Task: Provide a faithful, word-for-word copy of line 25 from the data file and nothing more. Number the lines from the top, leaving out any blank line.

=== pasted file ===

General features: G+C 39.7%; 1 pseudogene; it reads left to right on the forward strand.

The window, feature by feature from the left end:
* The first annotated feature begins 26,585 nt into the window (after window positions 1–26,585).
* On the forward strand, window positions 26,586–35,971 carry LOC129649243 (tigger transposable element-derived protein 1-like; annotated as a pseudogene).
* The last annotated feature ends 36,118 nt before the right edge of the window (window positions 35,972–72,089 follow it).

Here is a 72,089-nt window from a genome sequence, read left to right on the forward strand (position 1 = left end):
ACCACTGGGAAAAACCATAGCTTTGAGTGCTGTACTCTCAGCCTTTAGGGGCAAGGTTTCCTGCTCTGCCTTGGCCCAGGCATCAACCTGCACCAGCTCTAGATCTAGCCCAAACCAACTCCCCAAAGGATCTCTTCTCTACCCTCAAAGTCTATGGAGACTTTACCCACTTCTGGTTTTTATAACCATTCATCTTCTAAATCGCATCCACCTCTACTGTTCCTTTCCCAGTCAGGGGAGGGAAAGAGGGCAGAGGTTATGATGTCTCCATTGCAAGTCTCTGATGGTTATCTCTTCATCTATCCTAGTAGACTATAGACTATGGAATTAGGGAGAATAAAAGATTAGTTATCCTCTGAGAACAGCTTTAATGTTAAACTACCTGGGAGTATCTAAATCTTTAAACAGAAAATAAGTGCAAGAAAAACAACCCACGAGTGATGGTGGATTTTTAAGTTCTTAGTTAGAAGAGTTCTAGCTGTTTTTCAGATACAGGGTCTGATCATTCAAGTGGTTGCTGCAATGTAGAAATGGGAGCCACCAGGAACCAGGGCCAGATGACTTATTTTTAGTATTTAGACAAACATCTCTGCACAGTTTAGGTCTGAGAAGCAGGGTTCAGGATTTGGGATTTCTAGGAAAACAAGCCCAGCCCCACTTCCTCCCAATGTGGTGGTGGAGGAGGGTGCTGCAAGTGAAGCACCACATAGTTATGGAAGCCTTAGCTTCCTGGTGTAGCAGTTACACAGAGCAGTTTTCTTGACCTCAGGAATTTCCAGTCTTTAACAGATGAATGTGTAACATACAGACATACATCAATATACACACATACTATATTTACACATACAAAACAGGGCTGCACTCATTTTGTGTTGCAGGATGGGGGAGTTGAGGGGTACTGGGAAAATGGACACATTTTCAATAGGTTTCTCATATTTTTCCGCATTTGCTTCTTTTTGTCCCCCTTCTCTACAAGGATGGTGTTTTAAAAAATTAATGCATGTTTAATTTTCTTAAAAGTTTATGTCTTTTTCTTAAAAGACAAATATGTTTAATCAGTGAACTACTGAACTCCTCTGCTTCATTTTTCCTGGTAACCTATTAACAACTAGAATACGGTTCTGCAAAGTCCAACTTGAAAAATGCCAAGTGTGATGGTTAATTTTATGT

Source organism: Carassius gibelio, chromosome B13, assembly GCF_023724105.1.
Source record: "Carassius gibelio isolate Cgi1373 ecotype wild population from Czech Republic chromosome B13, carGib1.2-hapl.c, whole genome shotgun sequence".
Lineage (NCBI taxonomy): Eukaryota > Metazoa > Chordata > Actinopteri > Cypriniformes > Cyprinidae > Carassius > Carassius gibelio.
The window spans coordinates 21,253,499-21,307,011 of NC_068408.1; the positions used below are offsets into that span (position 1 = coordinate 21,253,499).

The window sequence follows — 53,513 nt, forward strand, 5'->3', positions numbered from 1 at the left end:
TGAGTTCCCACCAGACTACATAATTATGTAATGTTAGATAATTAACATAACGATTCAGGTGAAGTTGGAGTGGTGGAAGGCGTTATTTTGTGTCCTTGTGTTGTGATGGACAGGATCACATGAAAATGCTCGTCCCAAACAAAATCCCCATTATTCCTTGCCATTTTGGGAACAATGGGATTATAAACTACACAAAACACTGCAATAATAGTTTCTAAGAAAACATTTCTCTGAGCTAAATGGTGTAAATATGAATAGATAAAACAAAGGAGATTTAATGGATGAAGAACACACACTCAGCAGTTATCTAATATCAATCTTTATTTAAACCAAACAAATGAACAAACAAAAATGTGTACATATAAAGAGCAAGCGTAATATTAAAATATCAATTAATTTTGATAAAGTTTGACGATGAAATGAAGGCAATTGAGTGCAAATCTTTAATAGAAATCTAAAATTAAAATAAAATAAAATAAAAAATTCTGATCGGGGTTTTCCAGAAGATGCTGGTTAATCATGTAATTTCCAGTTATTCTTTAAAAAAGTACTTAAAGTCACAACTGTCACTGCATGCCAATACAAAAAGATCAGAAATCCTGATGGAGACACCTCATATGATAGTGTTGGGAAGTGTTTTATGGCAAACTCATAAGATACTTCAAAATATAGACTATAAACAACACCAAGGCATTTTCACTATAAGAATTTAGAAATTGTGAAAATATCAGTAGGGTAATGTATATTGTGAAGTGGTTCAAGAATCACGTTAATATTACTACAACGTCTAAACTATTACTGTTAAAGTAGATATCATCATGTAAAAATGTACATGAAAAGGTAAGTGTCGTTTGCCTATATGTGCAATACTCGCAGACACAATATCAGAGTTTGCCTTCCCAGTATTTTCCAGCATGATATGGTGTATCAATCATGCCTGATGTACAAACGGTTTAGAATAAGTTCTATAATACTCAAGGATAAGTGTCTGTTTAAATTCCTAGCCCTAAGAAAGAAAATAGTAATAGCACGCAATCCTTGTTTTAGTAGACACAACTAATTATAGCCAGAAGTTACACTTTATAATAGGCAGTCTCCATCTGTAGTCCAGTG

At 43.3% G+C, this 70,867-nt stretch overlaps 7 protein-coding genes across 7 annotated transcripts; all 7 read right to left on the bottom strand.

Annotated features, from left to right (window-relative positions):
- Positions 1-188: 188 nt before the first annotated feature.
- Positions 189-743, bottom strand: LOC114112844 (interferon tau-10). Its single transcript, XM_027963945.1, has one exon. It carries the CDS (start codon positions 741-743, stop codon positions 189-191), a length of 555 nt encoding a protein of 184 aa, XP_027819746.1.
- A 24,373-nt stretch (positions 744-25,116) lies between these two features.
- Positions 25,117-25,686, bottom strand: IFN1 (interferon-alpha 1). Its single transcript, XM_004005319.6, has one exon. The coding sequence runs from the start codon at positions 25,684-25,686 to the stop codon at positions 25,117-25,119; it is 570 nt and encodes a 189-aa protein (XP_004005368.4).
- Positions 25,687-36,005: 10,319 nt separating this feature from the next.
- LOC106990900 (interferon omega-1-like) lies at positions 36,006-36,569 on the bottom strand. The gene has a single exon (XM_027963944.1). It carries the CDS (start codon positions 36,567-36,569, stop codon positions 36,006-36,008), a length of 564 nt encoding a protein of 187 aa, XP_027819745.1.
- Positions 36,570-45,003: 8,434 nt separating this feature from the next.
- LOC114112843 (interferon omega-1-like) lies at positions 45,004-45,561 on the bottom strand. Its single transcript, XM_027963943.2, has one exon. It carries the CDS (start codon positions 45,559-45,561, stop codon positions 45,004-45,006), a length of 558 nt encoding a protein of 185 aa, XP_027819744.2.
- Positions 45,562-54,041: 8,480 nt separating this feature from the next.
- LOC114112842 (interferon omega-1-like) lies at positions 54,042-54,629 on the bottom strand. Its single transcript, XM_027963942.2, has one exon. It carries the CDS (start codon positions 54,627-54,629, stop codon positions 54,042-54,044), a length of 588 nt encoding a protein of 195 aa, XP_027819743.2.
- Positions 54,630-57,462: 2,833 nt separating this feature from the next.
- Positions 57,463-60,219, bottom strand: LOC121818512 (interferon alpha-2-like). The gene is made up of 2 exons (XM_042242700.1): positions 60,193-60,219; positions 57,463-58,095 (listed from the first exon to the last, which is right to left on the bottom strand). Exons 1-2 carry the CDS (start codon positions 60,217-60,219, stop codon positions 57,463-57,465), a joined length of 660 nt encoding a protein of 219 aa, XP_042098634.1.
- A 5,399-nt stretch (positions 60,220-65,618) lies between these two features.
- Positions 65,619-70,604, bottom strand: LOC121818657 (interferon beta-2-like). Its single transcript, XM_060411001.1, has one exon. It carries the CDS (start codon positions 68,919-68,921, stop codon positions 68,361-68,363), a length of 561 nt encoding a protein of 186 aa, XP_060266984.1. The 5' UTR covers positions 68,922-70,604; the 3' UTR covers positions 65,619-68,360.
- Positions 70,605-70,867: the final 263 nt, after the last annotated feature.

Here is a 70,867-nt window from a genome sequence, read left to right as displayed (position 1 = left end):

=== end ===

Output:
- LOC114112842 (interferon omega-1-like) lies at positions 54,042-54,629 on the bottom strand. Its single transcript, XM_027963942.2, has one exon. It carries the CDS (start codon positions 54,627-54,629, stop codon positions 54,042-54,044), a length of 588 nt encoding a protein of 195 aa, XP_027819743.2.